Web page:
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Repeal and replace Sunday Trading Act 1994

1 Comment 6th July 2010

The 1994 Act established the current compromise, where large shops can only open for 6 hours on Sunday while smaller shops are free to open as they please.

At the time this was a sensible compromise as the anti-Sunday trading block was big enough that we might otherwise still have essentially no Sunday trading at all. 16 years later, society has changed a great deal. As a general principle I feel that any and all laws based principally on religious precepts ought to be repealed.

The current restrictions on Sunday trading are unnecessary and harmful to larger businesses. They are based on an old-fashioned view of the world that is no longer shared by the majority of British people, many of whom subscribe to religions with a different (and legally unprotected) holy day, or to no religion at all.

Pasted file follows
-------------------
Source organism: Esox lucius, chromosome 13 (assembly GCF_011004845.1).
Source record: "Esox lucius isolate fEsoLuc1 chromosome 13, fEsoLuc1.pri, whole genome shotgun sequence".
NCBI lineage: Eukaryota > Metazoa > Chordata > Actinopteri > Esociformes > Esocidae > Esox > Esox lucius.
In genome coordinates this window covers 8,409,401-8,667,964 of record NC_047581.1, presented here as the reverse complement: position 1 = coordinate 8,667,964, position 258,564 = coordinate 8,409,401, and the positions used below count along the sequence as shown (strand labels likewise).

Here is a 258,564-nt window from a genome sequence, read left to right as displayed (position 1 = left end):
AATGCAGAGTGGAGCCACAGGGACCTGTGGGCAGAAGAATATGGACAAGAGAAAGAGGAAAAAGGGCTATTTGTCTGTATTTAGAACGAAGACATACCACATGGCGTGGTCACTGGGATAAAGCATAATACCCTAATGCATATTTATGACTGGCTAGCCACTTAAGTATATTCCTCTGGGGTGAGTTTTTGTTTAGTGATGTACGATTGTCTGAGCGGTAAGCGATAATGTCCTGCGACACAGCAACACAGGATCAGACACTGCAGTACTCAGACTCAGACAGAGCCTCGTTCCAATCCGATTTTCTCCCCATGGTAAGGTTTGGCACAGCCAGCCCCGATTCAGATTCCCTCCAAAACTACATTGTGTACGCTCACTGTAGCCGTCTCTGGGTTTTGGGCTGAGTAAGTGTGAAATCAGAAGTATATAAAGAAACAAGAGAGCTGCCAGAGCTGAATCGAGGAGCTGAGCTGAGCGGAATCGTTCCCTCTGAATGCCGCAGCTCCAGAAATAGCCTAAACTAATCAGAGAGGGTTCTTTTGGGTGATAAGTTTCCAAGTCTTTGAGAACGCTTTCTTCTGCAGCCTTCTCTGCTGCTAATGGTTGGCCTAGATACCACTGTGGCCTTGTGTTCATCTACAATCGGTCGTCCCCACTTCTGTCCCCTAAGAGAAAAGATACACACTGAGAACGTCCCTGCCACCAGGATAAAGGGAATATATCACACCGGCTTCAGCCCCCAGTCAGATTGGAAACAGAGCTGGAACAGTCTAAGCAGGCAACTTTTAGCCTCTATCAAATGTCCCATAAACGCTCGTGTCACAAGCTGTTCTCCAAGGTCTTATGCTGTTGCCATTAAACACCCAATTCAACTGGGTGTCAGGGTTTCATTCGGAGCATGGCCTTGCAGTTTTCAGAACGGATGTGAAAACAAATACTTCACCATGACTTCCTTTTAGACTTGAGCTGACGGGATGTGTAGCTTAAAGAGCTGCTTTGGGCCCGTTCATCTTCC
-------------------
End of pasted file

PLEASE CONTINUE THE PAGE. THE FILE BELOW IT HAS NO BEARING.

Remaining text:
I propose the repeal of the 1994 Act and its replacement with a new Act that repeals all previous restrictions on Sunday trading but which introduces a universal protection for workers to avoid them being coerced into working on the holy day of their established religion if they have one.

Why does this matter?

Normalising Sundays legally as just another day of the week will simply recognise what is, for most, current practice. Those who wish to keep Sunday special will be able to – after all, no-one is being forced to shop on a Sunday – and those who regard such ideas as silly and outmoded will no longer be discriminated against.

For any government committed to secular liberty this has to be an early target for repeal.

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One Response to Repeal and replace Sunday Trading Act 1994

  1. Carl says:

    I totally agree with this, for the economy to move forward and to create more jobs it is time to remove this act from law.

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